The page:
Tuesday, January 26, 2016

1550 S. Hamlin

On January 26, 1966, fifty years ago today, Martin Luther King moved into an apartment on the west side of Chicago. As a part of the "Campaign to end slums", Dr. King came here to listen and learn, working to improve the lives of the poor people of this city, both socially and economically. He also came to help integrate Chicago, working to end the housing covenants of the time that restricted black people from living wherever they pleased in the city. That apartment at 1550 S. Hamlin in the neighborhood of North Lawndale would be King's home address for almost one year.

During that year, Dr. King and his associates marched in the (at the time), all white communities of Gage Park, Cicero and Marquette Park, where a brick thrown presumably by an unappreciative resident of that community hit him square in the head. Of that experience, Dr. King said:
I have seen many demonstrations in the South, but I have never seen anything so hostile and so hateful as I've seen here today.
Dr. King was more measured in his feelings about this city in a radio interview on the black radio station WVON, when a listener asked him if he really felt Chicago was worse than any other city he had visited. You can listen to his response here in an excellent report filed this morning by Linda Lutton of Chicago's public radio outlet, WBEZ.

The WBEZ piece takes pains to differentiate the larger than life, carved in stone, Nobel Laureate hero whom we celebrate each year on his birthday by playing soundbites of his I Have a Dream speech, from the Martin King who lived in Lawndale in 1966. The Chicago King was no dreamer, here he was nothing short of a revolutionary bent on changing the very fabric of American Society from the ground up. In the name of ending poverty, Dr. King advocated collective bargaining not only for workers, but also for tenants and welfare recipients, a 60 percent increase in the minimum wage, and a guaranteed minimum income for all.

The Linda Lutton piece quotes King as saying in Chicago:

“If there is to be genuine equality, there must be a radical redistribution of economic and political power."

Fifty years later in a much more conservative time, it's hard to see King's ideas for the elimination of poverty gaining much steam. Clearly, Dr. King on the steps of the Lincoln Memorial in August of 1963 proclaiming his dream is a much more palatable symbol for most Americans than the real man, shirtsleeves rolled up, working in one of the bleakest neighborhoods in the country, and advocating the kind of radical change that would make even Bernie Sanders uncomfortable.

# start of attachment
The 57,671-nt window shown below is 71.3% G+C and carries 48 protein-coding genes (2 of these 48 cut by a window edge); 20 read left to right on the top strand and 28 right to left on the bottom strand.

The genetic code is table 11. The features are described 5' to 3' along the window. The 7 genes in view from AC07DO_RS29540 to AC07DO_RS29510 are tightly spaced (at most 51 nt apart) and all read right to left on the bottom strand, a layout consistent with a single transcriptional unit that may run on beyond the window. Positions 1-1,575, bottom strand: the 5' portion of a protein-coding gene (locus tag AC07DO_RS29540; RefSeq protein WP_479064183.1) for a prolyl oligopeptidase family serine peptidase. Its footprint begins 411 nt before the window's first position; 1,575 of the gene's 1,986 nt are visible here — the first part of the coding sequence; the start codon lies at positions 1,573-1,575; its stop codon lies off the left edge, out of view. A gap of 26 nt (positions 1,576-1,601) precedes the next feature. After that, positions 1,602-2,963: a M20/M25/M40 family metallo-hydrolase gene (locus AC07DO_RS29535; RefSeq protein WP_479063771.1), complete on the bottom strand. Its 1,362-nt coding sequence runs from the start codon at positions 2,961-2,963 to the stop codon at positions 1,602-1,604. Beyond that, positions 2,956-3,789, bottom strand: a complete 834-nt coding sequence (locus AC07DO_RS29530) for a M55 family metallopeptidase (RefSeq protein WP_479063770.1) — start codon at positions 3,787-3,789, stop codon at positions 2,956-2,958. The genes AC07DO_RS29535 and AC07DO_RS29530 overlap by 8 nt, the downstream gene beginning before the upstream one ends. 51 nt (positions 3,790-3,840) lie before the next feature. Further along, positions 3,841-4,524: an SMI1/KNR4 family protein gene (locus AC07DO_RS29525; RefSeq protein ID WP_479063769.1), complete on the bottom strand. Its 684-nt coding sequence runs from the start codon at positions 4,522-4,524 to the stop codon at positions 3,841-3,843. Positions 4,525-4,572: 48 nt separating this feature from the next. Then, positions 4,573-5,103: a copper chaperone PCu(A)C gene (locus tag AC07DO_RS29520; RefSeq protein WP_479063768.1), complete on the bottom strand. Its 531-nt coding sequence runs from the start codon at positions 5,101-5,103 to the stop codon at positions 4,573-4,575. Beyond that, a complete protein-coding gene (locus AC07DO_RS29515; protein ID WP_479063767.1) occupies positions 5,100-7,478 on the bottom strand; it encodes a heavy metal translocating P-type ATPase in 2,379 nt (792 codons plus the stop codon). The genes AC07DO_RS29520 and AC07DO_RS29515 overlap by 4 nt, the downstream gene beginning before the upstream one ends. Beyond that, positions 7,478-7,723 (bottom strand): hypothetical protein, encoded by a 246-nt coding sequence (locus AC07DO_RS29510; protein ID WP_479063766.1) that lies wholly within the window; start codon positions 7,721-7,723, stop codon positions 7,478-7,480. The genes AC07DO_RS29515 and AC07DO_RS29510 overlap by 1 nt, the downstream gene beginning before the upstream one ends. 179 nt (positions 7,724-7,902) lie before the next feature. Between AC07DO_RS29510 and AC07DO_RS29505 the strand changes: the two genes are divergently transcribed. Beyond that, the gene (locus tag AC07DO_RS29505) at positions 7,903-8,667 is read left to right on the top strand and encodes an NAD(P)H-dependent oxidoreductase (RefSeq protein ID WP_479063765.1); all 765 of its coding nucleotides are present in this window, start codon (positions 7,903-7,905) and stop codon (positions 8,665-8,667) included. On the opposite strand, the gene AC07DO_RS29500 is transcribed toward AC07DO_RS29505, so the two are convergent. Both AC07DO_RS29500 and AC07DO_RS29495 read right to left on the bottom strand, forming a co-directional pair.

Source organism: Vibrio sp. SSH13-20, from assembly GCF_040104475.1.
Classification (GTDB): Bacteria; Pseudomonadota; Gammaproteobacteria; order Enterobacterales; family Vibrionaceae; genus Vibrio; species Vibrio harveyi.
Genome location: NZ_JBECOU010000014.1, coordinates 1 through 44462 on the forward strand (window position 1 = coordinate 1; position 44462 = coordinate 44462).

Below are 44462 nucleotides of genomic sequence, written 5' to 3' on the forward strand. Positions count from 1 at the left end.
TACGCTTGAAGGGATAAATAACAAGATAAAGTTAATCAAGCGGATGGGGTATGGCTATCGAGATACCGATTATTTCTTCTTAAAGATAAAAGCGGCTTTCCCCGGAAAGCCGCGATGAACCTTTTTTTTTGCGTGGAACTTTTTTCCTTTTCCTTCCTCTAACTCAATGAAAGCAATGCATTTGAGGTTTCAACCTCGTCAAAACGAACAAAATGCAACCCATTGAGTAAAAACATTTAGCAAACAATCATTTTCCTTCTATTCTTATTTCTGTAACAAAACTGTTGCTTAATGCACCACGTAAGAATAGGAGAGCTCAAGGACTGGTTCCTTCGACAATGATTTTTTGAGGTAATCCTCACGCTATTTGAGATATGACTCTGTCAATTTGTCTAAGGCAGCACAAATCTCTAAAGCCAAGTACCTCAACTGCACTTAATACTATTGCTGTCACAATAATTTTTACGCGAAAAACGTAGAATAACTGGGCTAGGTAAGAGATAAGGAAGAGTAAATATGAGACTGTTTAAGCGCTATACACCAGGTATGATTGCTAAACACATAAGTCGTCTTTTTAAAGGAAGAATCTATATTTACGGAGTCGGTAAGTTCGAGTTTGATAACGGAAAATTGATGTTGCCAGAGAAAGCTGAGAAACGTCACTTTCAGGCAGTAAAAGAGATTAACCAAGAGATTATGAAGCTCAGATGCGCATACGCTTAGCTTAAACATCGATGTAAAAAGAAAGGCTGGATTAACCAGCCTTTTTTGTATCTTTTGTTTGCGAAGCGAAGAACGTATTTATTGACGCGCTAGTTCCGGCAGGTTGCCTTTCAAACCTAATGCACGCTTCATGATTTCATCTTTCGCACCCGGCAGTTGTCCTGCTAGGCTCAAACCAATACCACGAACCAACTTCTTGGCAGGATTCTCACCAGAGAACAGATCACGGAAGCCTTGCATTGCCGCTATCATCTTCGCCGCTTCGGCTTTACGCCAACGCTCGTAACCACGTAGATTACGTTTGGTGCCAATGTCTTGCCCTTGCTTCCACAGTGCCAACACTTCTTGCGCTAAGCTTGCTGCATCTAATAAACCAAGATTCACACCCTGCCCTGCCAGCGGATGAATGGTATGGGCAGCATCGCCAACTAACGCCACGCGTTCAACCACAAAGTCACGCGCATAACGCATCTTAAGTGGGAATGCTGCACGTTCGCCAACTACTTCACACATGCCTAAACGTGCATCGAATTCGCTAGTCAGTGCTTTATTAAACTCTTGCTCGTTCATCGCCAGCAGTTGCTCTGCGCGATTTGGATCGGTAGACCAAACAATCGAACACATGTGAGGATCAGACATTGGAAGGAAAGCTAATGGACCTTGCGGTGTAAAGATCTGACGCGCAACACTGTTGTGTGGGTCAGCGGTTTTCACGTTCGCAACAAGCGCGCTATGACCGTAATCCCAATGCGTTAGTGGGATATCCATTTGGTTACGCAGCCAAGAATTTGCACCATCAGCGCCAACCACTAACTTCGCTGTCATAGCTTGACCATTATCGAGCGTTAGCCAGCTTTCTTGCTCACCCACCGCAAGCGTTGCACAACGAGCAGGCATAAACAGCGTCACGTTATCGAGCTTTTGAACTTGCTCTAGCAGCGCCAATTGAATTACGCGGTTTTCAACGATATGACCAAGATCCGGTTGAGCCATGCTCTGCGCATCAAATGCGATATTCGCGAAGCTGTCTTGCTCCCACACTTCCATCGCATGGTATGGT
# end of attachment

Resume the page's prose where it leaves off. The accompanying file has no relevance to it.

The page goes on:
For me the saddest part of the piece is an interview with Irene Powell, an elderly woman who still lives across the street from 1550 S. Hamlin as she did nearly a lifetime ago when Dr. King called that address home. Things haven't gotten much better since his visit fifty years ago, in fact Lutton ironically describes the time when Martin Luther King lived there as the neighborhood's "good years."

Two years after he lived on south Hamlin Street, Martin Luther King was assassinated and much of the neighborhood burned to the ground. The scars still exist today in the form of entire blocks still vacant after all these years.

It's impossible to say what might have happened had Dr. King been allowed to live a full life. As I mentioned in a previous post, his death and the urban riots that ensued, hardened the hearts of many black people who no longer saw non-violence as a viable solution to poverty and racism, and those of white people sympathetic to the cause, who fled major cities in droves out of fear for their personal safety.

Despite the fact that we live in a completely different world than the one we lived in fifty years ago, best illustrated by the man who currently resides in the White House, race continues to be a defining and polarizing issue in our country.

Perhaps the moral authority and leadership of an elderly Dr. King would have made a significant difference in the way white and black people live together in this country. Perhaps not.

Sadly, we'll never know.

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